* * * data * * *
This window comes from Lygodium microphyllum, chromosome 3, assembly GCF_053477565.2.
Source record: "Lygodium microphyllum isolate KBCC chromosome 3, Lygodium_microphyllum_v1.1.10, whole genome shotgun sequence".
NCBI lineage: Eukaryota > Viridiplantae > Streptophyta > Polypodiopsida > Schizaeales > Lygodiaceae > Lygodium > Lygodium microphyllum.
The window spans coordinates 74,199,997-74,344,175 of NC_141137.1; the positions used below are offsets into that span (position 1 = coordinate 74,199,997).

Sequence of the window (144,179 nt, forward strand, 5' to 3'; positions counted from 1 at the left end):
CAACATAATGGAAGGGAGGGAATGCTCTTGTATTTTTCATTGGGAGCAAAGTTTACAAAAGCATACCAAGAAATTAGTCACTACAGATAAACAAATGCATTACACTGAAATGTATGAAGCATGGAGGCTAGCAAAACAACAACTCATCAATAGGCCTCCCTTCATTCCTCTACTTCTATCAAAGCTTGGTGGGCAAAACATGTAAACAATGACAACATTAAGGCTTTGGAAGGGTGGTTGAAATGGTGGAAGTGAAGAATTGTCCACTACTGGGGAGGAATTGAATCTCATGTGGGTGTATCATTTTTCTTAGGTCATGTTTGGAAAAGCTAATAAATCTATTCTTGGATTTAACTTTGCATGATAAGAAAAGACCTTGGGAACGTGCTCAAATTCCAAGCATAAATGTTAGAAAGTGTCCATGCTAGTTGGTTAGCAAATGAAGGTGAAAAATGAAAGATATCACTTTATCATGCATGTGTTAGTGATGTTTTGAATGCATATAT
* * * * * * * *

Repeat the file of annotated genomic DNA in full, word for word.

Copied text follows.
This window comes from Lygodium microphyllum, chromosome 3, assembly GCF_053477565.2.
Source record: "Lygodium microphyllum isolate KBCC chromosome 3, Lygodium_microphyllum_v1.1.10, whole genome shotgun sequence".
NCBI lineage: Eukaryota > Viridiplantae > Streptophyta > Polypodiopsida > Schizaeales > Lygodiaceae > Lygodium > Lygodium microphyllum.
The window spans coordinates 74,199,997-74,344,175 of NC_141137.1; the positions used below are offsets into that span (position 1 = coordinate 74,199,997).

Sequence of the window (144,179 nt, forward strand, 5' to 3'; positions counted from 1 at the left end):
CAACATAATGGAAGGGAGGGAATGCTCTTGTATTTTTCATTGGGAGCAAAGTTTACAAAAGCATACCAAGAAATTAGTCACTACAGATAAACAAATGCATTACACTGAAATGTATGAAGCATGGAGGCTAGCAAAACAACAACTCATCAATAGGCCTCCCTTCATTCCTCTACTTCTATCAAAGCTTGGTGGGCAAAACATGTAAACAATGACAACATTAAGGCTTTGGAAGGGTGGTTGAAATGGTGGAAGTGAAGAATTGTCCACTACTGGGGAGGAATTGAATCTCATGTGGGTGTATCATTTTTCTTAGGTCATGTTTGGAAAAGCTAATAAATCTATTCTTGGATTTAACTTTGCATGATAAGAAAAGACCTTGGGAACGTGCTCAAATTCCAAGCATAAATGTTAGAAAGTGTCCATGCTAGTTGGTTAGCAAATGAAGGTGAAAAATGAAAGATATCACTTTATCATGCATGTGTTAGTGATGTTTTGAATGCATATAT